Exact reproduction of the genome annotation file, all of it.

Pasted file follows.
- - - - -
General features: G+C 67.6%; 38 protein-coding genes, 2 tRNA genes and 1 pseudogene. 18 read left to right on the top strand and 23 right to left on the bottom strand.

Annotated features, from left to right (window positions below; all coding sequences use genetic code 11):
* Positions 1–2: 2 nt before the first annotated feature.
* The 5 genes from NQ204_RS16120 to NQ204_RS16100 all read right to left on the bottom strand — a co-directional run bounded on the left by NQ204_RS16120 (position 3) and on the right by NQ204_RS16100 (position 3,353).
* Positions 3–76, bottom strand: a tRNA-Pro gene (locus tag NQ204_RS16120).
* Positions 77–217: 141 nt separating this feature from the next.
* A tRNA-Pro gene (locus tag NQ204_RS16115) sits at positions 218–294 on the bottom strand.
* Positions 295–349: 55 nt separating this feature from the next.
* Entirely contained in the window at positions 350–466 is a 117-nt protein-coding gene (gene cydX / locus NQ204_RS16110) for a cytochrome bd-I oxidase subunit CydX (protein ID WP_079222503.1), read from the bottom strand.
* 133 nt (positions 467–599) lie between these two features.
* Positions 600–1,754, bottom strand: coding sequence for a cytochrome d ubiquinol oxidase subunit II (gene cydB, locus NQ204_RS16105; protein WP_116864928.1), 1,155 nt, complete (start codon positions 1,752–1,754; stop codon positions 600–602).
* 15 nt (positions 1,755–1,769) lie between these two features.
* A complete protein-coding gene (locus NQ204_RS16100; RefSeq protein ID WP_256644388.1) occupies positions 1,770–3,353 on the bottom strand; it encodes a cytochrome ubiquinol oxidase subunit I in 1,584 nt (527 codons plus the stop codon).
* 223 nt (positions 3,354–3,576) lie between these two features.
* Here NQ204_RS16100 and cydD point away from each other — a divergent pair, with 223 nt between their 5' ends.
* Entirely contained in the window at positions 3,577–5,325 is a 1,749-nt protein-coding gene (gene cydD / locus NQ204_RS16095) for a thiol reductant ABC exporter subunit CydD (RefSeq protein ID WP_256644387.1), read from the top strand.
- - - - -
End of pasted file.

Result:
General features: G+C 67.6%; 38 protein-coding genes, 2 tRNA genes and 1 pseudogene. 18 read left to right on the top strand and 23 right to left on the bottom strand.

Annotated features, from left to right (window positions below; all coding sequences use genetic code 11):
* Positions 1–2: 2 nt before the first annotated feature.
* The 5 genes from NQ204_RS16120 to NQ204_RS16100 all read right to left on the bottom strand — a co-directional run bounded on the left by NQ204_RS16120 (position 3) and on the right by NQ204_RS16100 (position 3,353).
* Positions 3–76, bottom strand: a tRNA-Pro gene (locus tag NQ204_RS16120).
* Positions 77–217: 141 nt separating this feature from the next.
* A tRNA-Pro gene (locus tag NQ204_RS16115) sits at positions 218–294 on the bottom strand.
* Positions 295–349: 55 nt separating this feature from the next.
* Entirely contained in the window at positions 350–466 is a 117-nt protein-coding gene (gene cydX / locus NQ204_RS16110) for a cytochrome bd-I oxidase subunit CydX (protein ID WP_079222503.1), read from the bottom strand.
* 133 nt (positions 467–599) lie between these two features.
* Positions 600–1,754, bottom strand: coding sequence for a cytochrome d ubiquinol oxidase subunit II (gene cydB, locus NQ204_RS16105; protein WP_116864928.1), 1,155 nt, complete (start codon positions 1,752–1,754; stop codon positions 600–602).
* 15 nt (positions 1,755–1,769) lie between these two features.
* A complete protein-coding gene (locus NQ204_RS16100; RefSeq protein ID WP_256644388.1) occupies positions 1,770–3,353 on the bottom strand; it encodes a cytochrome ubiquinol oxidase subunit I in 1,584 nt (527 codons plus the stop codon).
* 223 nt (positions 3,354–3,576) lie between these two features.
* Here NQ204_RS16100 and cydD point away from each other — a divergent pair, with 223 nt between their 5' ends.
* Entirely contained in the window at positions 3,577–5,325 is a 1,749-nt protein-coding gene (gene cydD / locus NQ204_RS16095) for a thiol reductant ABC exporter subunit CydD (RefSeq protein ID WP_256644387.1), read from the top strand.